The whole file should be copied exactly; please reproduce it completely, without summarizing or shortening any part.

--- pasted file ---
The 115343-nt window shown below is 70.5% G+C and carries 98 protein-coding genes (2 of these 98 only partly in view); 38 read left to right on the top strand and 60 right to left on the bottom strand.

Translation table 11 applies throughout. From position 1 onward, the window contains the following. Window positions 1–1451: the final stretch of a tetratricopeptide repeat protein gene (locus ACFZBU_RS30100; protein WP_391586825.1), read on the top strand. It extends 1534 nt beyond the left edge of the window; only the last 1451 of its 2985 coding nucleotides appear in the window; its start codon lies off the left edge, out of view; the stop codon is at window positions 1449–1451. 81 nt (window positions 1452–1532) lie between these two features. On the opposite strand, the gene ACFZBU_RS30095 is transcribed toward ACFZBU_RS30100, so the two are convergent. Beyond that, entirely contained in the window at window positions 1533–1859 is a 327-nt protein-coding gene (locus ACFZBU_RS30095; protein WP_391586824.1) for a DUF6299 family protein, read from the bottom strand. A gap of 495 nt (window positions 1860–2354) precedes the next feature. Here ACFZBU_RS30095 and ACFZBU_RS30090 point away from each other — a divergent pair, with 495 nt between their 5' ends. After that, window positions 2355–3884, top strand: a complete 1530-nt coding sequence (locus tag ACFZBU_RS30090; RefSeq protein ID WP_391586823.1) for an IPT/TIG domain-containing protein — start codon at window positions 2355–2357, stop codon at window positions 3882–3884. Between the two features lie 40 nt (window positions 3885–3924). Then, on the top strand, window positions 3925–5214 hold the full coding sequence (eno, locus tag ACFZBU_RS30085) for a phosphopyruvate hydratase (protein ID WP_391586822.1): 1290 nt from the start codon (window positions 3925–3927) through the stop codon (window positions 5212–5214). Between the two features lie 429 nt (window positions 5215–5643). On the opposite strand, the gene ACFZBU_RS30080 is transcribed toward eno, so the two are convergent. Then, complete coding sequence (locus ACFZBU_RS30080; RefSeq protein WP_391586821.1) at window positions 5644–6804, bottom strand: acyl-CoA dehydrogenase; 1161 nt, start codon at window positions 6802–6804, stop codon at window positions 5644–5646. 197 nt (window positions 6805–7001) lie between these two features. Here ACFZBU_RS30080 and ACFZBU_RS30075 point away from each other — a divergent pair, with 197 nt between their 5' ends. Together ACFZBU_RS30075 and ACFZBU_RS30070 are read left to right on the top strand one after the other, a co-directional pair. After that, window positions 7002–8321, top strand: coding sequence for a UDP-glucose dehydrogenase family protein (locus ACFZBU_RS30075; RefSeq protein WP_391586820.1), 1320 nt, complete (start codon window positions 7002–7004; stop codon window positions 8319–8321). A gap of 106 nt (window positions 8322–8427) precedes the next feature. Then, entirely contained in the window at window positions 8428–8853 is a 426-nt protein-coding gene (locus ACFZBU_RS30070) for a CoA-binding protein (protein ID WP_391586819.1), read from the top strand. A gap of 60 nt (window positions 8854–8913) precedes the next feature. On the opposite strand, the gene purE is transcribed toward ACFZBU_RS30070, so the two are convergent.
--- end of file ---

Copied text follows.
The 115343-nt window shown below is 70.5% G+C and carries 98 protein-coding genes (2 of these 98 only partly in view); 38 read left to right on the top strand and 60 right to left on the bottom strand.

Translation table 11 applies throughout. From position 1 onward, the window contains the following. Window positions 1–1451: the final stretch of a tetratricopeptide repeat protein gene (locus ACFZBU_RS30100; protein WP_391586825.1), read on the top strand. It extends 1534 nt beyond the left edge of the window; only the last 1451 of its 2985 coding nucleotides appear in the window; its start codon lies off the left edge, out of view; the stop codon is at window positions 1449–1451. 81 nt (window positions 1452–1532) lie between these two features. On the opposite strand, the gene ACFZBU_RS30095 is transcribed toward ACFZBU_RS30100, so the two are convergent. Beyond that, entirely contained in the window at window positions 1533–1859 is a 327-nt protein-coding gene (locus ACFZBU_RS30095; protein WP_391586824.1) for a DUF6299 family protein, read from the bottom strand. A gap of 495 nt (window positions 1860–2354) precedes the next feature. Here ACFZBU_RS30095 and ACFZBU_RS30090 point away from each other — a divergent pair, with 495 nt between their 5' ends. After that, window positions 2355–3884, top strand: a complete 1530-nt coding sequence (locus tag ACFZBU_RS30090; RefSeq protein ID WP_391586823.1) for an IPT/TIG domain-containing protein — start codon at window positions 2355–2357, stop codon at window positions 3882–3884. Between the two features lie 40 nt (window positions 3885–3924). Then, on the top strand, window positions 3925–5214 hold the full coding sequence (eno, locus tag ACFZBU_RS30085) for a phosphopyruvate hydratase (protein ID WP_391586822.1): 1290 nt from the start codon (window positions 3925–3927) through the stop codon (window positions 5212–5214). Between the two features lie 429 nt (window positions 5215–5643). On the opposite strand, the gene ACFZBU_RS30080 is transcribed toward eno, so the two are convergent. Then, complete coding sequence (locus ACFZBU_RS30080; RefSeq protein WP_391586821.1) at window positions 5644–6804, bottom strand: acyl-CoA dehydrogenase; 1161 nt, start codon at window positions 6802–6804, stop codon at window positions 5644–5646. 197 nt (window positions 6805–7001) lie between these two features. Here ACFZBU_RS30080 and ACFZBU_RS30075 point away from each other — a divergent pair, with 197 nt between their 5' ends. Together ACFZBU_RS30075 and ACFZBU_RS30070 are read left to right on the top strand one after the other, a co-directional pair. After that, window positions 7002–8321, top strand: coding sequence for a UDP-glucose dehydrogenase family protein (locus ACFZBU_RS30075; RefSeq protein WP_391586820.1), 1320 nt, complete (start codon window positions 7002–7004; stop codon window positions 8319–8321). A gap of 106 nt (window positions 8322–8427) precedes the next feature. Then, entirely contained in the window at window positions 8428–8853 is a 426-nt protein-coding gene (locus ACFZBU_RS30070) for a CoA-binding protein (protein ID WP_391586819.1), read from the top strand. A gap of 60 nt (window positions 8854–8913) precedes the next feature. On the opposite strand, the gene purE is transcribed toward ACFZBU_RS30070, so the two are convergent.